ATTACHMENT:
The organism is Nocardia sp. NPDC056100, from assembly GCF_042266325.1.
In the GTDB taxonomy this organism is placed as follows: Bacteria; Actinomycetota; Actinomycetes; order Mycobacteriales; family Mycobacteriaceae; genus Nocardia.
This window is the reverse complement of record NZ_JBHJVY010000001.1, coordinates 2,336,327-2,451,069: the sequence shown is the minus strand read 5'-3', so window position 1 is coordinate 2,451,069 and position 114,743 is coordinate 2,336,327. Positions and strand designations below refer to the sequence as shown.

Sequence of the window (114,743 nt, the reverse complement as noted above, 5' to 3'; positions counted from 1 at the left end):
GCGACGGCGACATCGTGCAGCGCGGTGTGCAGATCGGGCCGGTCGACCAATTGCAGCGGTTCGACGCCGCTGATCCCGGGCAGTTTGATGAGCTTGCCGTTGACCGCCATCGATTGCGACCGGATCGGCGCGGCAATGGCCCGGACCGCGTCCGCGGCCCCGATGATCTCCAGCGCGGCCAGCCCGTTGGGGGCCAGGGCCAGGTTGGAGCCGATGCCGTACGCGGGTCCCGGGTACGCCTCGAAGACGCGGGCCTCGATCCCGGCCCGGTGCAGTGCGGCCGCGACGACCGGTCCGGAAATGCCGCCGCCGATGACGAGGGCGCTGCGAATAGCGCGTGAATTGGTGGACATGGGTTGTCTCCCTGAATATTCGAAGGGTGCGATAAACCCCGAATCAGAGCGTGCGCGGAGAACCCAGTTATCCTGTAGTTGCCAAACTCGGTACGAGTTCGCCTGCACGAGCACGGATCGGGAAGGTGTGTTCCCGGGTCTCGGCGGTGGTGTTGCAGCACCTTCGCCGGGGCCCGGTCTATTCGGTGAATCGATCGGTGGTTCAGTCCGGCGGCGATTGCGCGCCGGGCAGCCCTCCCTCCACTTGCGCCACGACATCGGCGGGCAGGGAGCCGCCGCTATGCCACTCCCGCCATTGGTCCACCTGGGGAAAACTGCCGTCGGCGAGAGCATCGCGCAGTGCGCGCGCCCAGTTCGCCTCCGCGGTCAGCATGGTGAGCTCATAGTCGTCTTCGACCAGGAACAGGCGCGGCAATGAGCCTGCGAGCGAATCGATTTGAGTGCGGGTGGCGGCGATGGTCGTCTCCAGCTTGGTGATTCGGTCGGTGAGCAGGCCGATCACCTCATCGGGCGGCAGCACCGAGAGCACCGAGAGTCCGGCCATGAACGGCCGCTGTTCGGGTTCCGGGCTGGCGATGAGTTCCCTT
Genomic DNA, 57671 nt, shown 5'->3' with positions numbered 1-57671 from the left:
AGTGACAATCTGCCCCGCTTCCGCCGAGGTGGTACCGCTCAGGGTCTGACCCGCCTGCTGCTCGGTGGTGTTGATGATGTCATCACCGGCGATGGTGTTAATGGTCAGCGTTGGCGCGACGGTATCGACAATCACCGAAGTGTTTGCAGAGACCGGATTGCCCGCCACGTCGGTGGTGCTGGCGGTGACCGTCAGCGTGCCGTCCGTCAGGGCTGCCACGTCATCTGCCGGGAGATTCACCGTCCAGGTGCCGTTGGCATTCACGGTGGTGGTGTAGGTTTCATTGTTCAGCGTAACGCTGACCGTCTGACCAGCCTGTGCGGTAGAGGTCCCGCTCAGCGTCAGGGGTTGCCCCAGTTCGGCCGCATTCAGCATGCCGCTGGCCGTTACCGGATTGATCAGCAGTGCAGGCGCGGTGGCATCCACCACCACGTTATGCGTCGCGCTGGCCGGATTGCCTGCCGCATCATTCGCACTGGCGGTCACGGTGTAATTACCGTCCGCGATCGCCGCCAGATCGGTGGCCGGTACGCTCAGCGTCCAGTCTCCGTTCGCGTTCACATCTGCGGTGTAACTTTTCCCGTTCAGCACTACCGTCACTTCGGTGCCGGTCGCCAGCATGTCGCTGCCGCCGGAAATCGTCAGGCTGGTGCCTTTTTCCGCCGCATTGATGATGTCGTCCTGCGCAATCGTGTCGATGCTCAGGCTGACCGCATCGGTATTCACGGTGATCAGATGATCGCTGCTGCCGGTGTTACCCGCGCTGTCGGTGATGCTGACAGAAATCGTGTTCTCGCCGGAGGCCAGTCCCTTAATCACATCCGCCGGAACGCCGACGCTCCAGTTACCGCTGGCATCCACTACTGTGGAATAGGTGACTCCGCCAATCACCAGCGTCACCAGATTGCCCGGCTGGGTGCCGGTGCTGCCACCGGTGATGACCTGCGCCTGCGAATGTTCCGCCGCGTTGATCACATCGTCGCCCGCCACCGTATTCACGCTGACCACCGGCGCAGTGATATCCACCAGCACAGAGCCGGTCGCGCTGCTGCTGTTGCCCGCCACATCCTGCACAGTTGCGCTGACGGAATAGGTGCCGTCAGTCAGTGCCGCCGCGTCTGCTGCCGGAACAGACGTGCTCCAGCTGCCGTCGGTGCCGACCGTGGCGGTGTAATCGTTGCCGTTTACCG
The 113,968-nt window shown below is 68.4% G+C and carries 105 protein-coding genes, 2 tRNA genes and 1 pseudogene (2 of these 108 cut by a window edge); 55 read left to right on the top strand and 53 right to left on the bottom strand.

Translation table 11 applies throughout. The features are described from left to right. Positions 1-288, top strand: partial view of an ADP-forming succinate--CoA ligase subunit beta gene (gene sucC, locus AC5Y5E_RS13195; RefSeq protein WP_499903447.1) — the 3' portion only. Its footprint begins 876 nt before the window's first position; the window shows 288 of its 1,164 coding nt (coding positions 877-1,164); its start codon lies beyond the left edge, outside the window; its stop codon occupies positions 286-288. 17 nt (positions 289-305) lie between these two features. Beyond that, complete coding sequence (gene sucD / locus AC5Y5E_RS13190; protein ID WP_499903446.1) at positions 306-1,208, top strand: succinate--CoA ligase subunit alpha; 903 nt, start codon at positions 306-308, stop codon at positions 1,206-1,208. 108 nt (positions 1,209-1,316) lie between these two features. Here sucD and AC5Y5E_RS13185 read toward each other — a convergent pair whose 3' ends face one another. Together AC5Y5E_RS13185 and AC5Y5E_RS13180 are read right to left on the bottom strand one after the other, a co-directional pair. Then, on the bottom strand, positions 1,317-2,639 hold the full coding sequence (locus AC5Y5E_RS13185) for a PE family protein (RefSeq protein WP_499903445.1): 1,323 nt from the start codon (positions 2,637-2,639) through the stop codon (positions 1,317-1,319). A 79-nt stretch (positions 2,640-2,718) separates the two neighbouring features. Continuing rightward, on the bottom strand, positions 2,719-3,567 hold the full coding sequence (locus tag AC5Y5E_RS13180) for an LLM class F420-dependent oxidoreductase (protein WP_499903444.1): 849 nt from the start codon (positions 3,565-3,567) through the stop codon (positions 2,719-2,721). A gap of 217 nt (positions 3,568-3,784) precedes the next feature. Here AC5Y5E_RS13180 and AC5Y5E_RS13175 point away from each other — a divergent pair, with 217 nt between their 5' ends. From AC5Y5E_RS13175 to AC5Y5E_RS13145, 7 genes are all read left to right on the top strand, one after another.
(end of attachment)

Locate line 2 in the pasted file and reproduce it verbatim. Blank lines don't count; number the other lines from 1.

In the GTDB taxonomy this organism is placed as follows: Bacteria; Actinomycetota; Actinomycetes; order Mycobacteriales; family Mycobacteriaceae; genus Nocardia.